How to overcome codependent behavior

Rest assured, codependent habits do not improve the addict’s situation. Ultimately, it’s the addict’s decision to enter treatment — but there are actions you can take that increase the chances of that happening:

  • Do not provide addicts the money or a place to live.
  • When the addict asks for help, insist he or she enters into a drug rehab program.
  • Practice and maintain tough love. Addicts who “hit bottom” often decide they want to get clean because they can’t stand to watch their life disintegrate further.
  • Work on yourself. You can achieve a happier life through self-examination and behavior changes. Codependency behaviors can be conquered through one-on-one counseling or support groups such as Codependents Anonymous.

If you feel you or your loved one must be placed in a rehabilitation treatment center for codependency, please call 1-877-929-6887 or fill out a patient placement form and The Way Out Recovery will aid in placement.

Codependent Behavior Overview

As the addict struggles with drugs or alcohol, family members can easily fall into a codependent pattern of behavior, and in the process cause pain to themselves as well as the substance abuser. Enabling the addict, denying the existence of a problem and/or suppressing emotions are not solutions to addition.

Codependency has become a buzzword, and people often use the term without fully understanding its meaning. In general, codependents have a tendency to be overly passive or excessively care-taking, to the point they replace their needs and wants with the needs of others. Codependents have a paralyzing fear of being abandoned in romantic relationships, and as a result they may tolerate unacceptable or abusive behavior from their spouse or significant other.

Characteristics of Codependency:

  • Low self-esteem: They may feel they’re worth something only in relation to someone else, which is why codependents often find security in unhealthy relationships. Low self-esteem is often a sign of depression, and many of those who suffer from depression are also codependent; a 1998 Kent State University study found depression and codependency to be “strongly related,” with 36% of depressed women also diagnosed as moderately to severely codependent.
  • Lack of boundaries: Codependents are frequently more concerned with what other people think of them than with what they think about themselves. They’re so “externally oriented” that, without fully realizing it, they can take on other people’s emotions as their own. Codependents don’t know where they end and others begin.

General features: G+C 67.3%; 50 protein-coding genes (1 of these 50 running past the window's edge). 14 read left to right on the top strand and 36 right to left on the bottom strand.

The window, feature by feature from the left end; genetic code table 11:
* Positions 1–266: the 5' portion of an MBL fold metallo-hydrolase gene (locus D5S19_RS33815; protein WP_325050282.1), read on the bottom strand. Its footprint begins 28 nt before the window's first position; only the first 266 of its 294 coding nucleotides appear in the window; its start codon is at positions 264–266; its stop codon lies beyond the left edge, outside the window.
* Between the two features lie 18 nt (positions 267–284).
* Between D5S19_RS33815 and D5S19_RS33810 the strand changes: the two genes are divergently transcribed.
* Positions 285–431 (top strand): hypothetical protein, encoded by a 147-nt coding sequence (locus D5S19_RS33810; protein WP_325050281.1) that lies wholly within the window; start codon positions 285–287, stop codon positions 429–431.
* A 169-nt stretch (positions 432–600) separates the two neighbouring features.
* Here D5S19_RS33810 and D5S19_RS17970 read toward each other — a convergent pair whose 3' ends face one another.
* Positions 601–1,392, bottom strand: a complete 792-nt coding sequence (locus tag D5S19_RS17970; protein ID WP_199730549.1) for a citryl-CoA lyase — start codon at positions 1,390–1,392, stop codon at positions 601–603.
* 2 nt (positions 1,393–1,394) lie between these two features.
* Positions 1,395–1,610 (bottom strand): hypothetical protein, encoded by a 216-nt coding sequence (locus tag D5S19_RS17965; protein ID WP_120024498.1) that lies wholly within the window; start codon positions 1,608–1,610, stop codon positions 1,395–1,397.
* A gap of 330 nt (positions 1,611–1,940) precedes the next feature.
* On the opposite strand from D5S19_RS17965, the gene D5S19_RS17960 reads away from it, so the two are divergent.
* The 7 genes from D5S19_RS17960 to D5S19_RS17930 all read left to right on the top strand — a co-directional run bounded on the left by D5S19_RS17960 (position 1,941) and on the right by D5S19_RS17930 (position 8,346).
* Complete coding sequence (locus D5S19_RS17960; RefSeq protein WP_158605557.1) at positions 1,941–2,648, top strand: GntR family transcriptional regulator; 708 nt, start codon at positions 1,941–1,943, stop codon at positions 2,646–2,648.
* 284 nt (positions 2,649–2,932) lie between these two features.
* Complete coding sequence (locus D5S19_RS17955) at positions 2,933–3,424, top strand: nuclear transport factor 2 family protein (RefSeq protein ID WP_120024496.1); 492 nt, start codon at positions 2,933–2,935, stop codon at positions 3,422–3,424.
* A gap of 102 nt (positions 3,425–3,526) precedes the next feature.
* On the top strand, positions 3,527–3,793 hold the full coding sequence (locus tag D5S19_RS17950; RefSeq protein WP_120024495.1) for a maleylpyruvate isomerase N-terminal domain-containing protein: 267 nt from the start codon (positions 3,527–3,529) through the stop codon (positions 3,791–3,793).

• Mistrust of perceptions: Even if the codependent has very clear perceptions and ideas, another person’s perception is trusted instead of their own — this is why an addict’s parent or spouse will often accept and believe the addict’s declarations that addiction isn’t occurring. Deep down, the codependent knows  something is wrong, but has grown accustomed to ignoring his or her own feelings.
  • Care-taking: Codependents often become caretakers of addicts and neglect themselves in the process, and the person being cared for is not allowed to address their own needs. This dysfunctional pattern damages both people. Protecting and covering up for an addict is known as “enabling.” It’s incredibly important that the addict see what is really happening. By witnessing the cold hard truth, addicts can then hit rock bottom, which paves the way for entering substance abuse treatment.

The Way Out provides free, knowledgeable assistance for families looking for rehab facilities in their area. We work with all forms of health insurance, and convenient self-pay options are also available. Call us today at 1-877-929-6887.

Why do I have codependent behaviors?
People often develop codependent behaviors while growing up in a dysfunctional household. It could be a household affected by addiction, or one where physical or sexual abuse is taking place. In other instances, there might be neither addiction nor abuse, but the overall atmosphere in the household is deeply unhealthy.

Codependents can be addicts, too
Codependents tend to suppress negative feelings, such as anger, that can fester and grow like infected sores. Instead of confronting these emotions, the codependent may turn to drugs or alcohol as a way of fixing the problem. Sometimes, other addictive behaviors are used as coping mechanism, like compulsive eating or a workaholism.

A person can be an addict and codependent, simultaneously, when two addicts are romantically involved. One can enable the other; codependent behavior can be a serious hinderance in the treatment they both desperately need.